Connor Frazier's 'toughness' helped Towson advance to NCAA FCS title game

Connor Frazier
(James Snook-USA TODAY Sports)

Gregg Frazier knew the Towson redshirt sophomore quarterback who struggled in the third quarter before scoring the game-winning touchdown against Eastern Washington last Saturday.

As the youngest of three boys in his family, Connor Frazier — that quarterback — desperately wanted to play with his brothers, Gregg and Kyle, while growing up. They relented under one condition: no special exceptions for their brother, who is 8 years younger than Gregg and 3 years younger than Kyle.


"He grew up with a football in his hand since he was just in diapers," said Gregg Frazier, a 28-year-old assistant football coach at Damascus High School in Montgomery County, where all three Frazier boys played and graduated. "He'd always been in the backyard playing when me and my friends were playing, or when Kyle and his friends were playing.

"He was just a little runt running around and playing and getting beat up and crying and getting back up and getting back in there. He always loved it from an early age."

Connor Frazier, who scored on a 1-yard run with 17 seconds left in the fourth quarter to lift Towson to the 35-31 victory in the NCAA Football Championship Subdivision semifinal, said he learned a lot from the battles in the backyard with his brothers.

"I think the first thing that they taught me was just toughness because they were always bigger than me," Connor Frazier said. "And I always wanted to be like my brothers and go out there and play in the yard with them. They wouldn't really take it too easy on me. I just learned a lot, and they also loved football just like me."

Frazier showed what he picked up in those lessons during the second half of Saturday's game.

After replacing senior Peter Athens — who injured his right (throwing) shoulder near the end of the second quarter and did not return — Frazier didn't complete a pass in two attempts in the third quarter, was sacked once, and led an offense that gained just one first down on three possessions.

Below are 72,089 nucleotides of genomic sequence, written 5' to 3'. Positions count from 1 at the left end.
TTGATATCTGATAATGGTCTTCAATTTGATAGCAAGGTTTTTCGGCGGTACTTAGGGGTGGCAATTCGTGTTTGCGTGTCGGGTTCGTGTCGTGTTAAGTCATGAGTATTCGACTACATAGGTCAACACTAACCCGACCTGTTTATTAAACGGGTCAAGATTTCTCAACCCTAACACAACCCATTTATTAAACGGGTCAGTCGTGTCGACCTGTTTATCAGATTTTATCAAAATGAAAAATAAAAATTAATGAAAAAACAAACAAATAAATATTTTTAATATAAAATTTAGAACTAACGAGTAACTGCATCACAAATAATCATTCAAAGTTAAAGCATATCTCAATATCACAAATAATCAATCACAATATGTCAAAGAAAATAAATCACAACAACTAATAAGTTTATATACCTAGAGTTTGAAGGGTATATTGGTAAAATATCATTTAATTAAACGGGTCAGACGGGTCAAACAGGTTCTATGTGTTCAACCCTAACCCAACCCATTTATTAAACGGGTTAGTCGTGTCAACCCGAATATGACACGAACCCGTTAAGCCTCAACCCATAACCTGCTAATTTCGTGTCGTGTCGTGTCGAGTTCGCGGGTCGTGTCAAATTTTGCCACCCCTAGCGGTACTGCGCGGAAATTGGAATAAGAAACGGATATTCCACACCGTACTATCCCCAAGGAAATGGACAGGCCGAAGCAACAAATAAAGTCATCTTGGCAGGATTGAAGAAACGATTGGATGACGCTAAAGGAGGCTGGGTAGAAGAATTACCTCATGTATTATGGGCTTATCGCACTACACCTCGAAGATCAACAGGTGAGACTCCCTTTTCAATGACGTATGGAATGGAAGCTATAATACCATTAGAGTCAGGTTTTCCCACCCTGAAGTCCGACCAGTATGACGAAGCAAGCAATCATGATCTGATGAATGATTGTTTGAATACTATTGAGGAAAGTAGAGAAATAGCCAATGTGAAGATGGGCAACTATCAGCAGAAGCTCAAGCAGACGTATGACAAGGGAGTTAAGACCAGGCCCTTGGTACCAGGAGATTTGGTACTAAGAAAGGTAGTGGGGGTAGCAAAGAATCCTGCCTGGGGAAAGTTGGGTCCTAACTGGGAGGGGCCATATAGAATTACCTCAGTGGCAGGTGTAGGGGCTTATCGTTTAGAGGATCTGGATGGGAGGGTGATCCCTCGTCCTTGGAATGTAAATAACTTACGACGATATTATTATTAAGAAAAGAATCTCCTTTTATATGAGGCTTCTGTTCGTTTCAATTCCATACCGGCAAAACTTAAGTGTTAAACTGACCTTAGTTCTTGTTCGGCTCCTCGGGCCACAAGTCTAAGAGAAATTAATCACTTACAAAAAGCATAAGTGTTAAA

From the time Frazier entered the game until Eastern Washington's first drive of the fourth quarter, the Eagles scored 24 straight points to take a 31-21 lead.

But in that pivotal final quarter, Frazier connected on 5 of 7 passes for 48 yards, rushed the ball 11 times for 62 yards, and scored the go-ahead touchdown before the defense sealed the comeback win with an interception in the closing seconds.


Towson coach Rob Ambrose said it's incorrect to blame Frazier for the offense's difficulties in the third quarter.

"Struggling in the third quarter was a group effort. It wasn't just him," Ambrose said. "We weren't playing that well up front. We were showing [that] we were a little road-weary, and part of that came in internally. Not having the guy calling the plays who's been calling the plays all year long, I'm sure that takes its toll on 18- to 22-year-olds. … Once we got into the fourth quarter, we got right into the groove of all the things we did. We opened the offense a little bit and spread it out, which played to his strengths, that if they wanted to cover everybody, we knew he could take off running."

Frazier, 6 feet and 200 pounds, gives the Tigers a different look than Athens, who has started all 15 games this season.

Frazier had thrown the ball just four times this year going into the semifinal — completing three for 43 yards — but he has created opportunities for Towson in other ways.

After rushing 18 times for 98 yards against Eastern Washington, Frazier has 212 yards and two touchdowns on 38 carries this fall. He also has four receptions for 62 yards and a touchdown.

Eric Wallich, the head coach at Damascus, said Frazier's mobility helped the team reach the playoffs in all three years in which he was a starter, including an appearance in the state semifinals in his senior year.


But more than his skills as a quarterback, Frazier's character impressed Wallich, who said he was not surprised to see his former quarterback's perseverance in Saturday's fourth quarter.

"He's a winner at everything that he's ever done in life," Wallich said. "Basketball, football, there's no moment too big for him, and he doesn't get rattled. He's like a Joe Montana."

That doesn't mean that Connor Frazier is above a little constructive criticism. He returned to his parents' home in Damascus for dinner Sunday night and reviewed a recording of the win with Gregg and Kyle Frazier — the latter who played quarterback at Monmouth.

"We're just another set of ears," Gregg Frazier said about how he and Kyle help Connor. "Ultimately, it comes down to what the Towson coaches have taught him to do and say. They've done a great job, and a lot of credit needs to be given to them, that they had Connor as prepared as he was to go into the game at that point."

When the Tigers face North Dakota State, the two-time defending FCS champion, Frazier said he's ready to start if Athens' shoulder cannot recover in time.

"I don't think there'll be a lot of pressure," he said. "It's a team thing. We've all got to go out and perform. I'm just going to go and do — like the coaches say — my one-eleventh, and we'll end up on top. So I've just got to do my job and everybody else will do their job and hopefully, we come out on top."